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Assuming that you have a group of 10 riders that can operate an efficient rotating double paceline and wind speeds of 15 mph, which will be faster 20 miles out into a headwind followed by 20 miles back of tailwind or 40 miles out and back of crosswinds?
 

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That's tough to say. It depends on the strength of the wind as well as the endurance of the riders. If you can form an effective echelon I think I'd vote for the cross winds. Going directly into the wind is going to tire the riders regardless of the pace line. You'll still need a lot of gas in the tank at the turn around. Riding with a tail wind may be lots more fun but you'll still have to work hard. If the wind is 15 mph & you're riding 25, effectively you'll be riding into a 10 mph head wind. When I was racing I was a time trialer, & since I'm a big guy & had a lot of horse power, I used to pray for long, flat, windy time trials. Smaller, faster guys could have their way with me, but not into the wind. If I were riding alone I'd go into the wind & ride the tailwind home. In an effective paceline...maybe not.
 

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Hard to say for sure, because crosswinds can do a lot of damage. But in general, comparing headwinds and tailwinds, you will lose more time on the headwind leg than you can gain on with a tailwind over the same distance, because the drag increases generally with the square of the speed of the relative wind.
 

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No such thing as crosswinds

Joe the biker said:
Assuming that you have a group of 10 riders that can operate an efficient rotating double paceline and wind speeds of 15 mph, which will be faster 20 miles out into a headwind followed by 20 miles back of tailwind or 40 miles out and back of crosswinds?
The problem is one of vector summation, and as soon as your bike starts moving forward, your crosswind becomes a partial headwind, and the faster you ride, the more of a headwind it becomes. The problem is the same whether you have 10 riders or one: how much power is required to overcome the direct headwind vs. the "quartering" headwind that results from a 90 degree crosswind while riding at speed. This immediately becomes a very complex fluid dynamics problem due to the variables of body shape, wheel design, frame tube size, body position, etc.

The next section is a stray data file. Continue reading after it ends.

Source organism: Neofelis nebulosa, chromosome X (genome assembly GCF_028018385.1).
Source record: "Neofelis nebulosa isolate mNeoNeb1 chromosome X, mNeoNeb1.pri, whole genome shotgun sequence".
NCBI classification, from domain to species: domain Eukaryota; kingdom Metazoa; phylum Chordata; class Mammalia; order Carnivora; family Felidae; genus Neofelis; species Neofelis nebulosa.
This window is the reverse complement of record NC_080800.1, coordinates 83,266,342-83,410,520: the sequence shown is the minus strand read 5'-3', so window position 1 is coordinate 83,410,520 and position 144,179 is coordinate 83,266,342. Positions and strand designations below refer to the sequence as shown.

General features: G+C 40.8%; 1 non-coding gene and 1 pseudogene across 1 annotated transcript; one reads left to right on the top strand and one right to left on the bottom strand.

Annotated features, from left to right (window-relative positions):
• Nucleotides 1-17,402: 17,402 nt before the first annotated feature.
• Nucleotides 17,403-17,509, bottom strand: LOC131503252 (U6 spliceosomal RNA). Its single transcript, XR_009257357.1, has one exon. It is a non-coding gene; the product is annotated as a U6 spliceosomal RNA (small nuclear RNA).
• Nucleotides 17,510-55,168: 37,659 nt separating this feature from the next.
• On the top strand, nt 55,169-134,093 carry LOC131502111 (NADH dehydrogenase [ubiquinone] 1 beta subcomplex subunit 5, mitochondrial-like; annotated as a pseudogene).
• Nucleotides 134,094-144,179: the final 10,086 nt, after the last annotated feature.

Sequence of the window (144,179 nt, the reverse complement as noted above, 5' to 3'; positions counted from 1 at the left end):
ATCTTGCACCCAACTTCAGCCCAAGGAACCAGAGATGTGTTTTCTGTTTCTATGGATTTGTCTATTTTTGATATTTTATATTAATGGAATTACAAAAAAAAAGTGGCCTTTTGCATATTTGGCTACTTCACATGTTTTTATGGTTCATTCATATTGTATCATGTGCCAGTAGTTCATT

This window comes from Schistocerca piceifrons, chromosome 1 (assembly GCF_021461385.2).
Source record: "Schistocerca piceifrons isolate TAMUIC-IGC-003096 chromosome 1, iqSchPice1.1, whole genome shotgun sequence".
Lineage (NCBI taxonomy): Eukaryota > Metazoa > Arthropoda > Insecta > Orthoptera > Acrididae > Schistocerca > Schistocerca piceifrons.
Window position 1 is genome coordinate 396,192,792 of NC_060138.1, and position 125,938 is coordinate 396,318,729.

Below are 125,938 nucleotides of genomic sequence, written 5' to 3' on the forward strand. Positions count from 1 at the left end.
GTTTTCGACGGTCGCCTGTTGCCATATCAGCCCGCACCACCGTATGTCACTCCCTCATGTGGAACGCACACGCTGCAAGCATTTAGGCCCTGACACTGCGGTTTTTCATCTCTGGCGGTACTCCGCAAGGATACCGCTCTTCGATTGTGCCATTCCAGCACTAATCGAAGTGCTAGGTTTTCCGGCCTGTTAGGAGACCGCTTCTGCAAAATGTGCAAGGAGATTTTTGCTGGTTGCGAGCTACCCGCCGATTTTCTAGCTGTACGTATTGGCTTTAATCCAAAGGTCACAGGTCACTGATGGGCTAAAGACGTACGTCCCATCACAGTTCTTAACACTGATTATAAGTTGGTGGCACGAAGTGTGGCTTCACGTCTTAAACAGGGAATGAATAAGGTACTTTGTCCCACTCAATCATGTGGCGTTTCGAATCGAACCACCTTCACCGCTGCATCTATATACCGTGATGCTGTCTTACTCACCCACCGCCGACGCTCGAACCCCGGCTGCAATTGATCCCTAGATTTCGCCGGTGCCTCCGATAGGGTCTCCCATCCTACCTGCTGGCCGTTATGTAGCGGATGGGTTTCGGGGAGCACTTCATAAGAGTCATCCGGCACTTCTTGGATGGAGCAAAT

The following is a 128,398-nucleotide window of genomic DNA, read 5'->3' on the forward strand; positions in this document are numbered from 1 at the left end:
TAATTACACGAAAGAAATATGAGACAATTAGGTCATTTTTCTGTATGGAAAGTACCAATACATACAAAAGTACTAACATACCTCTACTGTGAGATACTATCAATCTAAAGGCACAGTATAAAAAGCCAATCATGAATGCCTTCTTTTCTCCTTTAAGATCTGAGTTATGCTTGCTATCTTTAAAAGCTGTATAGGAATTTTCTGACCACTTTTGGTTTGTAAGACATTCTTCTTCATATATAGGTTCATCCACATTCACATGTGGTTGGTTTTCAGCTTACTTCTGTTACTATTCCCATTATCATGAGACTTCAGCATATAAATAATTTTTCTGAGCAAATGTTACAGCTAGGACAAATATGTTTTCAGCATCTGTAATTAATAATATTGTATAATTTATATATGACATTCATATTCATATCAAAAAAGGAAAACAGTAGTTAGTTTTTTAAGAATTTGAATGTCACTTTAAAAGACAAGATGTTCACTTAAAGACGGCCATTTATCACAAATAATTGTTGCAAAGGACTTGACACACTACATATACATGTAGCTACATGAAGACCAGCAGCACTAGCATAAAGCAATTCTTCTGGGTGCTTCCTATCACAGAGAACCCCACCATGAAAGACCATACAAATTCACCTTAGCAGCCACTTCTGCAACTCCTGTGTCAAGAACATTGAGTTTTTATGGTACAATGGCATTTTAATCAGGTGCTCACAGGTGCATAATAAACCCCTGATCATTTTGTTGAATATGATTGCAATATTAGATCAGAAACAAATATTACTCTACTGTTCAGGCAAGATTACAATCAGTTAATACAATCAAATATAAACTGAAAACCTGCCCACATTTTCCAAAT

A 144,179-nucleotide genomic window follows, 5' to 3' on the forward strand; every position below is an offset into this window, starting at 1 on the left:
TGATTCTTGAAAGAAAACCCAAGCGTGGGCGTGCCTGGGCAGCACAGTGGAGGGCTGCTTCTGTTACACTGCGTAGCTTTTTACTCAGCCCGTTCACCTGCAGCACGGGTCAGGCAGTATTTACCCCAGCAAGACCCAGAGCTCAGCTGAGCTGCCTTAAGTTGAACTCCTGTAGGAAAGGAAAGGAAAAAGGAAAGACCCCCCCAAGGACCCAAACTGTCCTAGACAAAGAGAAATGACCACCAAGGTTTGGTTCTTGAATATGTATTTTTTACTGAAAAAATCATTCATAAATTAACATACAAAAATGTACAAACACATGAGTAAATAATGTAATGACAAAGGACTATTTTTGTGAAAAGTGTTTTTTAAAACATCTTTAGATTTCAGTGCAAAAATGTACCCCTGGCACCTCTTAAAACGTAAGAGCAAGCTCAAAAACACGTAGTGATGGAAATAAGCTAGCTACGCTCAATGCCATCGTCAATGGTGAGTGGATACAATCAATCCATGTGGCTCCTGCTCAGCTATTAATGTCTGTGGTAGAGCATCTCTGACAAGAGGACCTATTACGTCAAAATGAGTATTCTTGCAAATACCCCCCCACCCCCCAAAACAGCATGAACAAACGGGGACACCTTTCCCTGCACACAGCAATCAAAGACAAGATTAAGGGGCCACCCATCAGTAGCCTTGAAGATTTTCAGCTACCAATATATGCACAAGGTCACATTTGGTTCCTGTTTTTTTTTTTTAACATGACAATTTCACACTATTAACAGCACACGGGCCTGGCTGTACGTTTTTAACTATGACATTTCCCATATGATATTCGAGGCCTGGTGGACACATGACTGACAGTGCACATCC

Short answer is that a 15 mph crosswind will "probably" do less damage than a 15 mph headwind, but there are a lot of variables and you might not really see much difference on a timed ride with a power meter.
 

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Another consideration.

Joe the biker said:
Assuming that you have a group of 10 riders...
As to the crosswind, much depends on the width of the road and/or a willingness to cross the centerline. If you can stagger ten riders into a rotating echelon across the entire road, all ten will contribute to the effort. If the road is too narrow or the centerline rule is observed, some of those ten riders will be forced into the gutter* and will almost certainly come off the back.

*squeezed out of the echelon and forced to ride behind (instead of next to) someone in a crosswind.
 

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I should know the answer to this with as much west Texas wind as I ride in, but I don't . I do know that i can solo every bit as well or even a little better in crosswinds. But 40 miles of it would get tiring and begins to become a mental fatigue thing after awhile. I think it might depend on the mix of riders and their ability to stay in the gas with the tail wind. Of course then you have the whole lane usage and guttering issue as well. I think I might have to give the edge to the head/tail scenario. But it might be really close on time either way.
 
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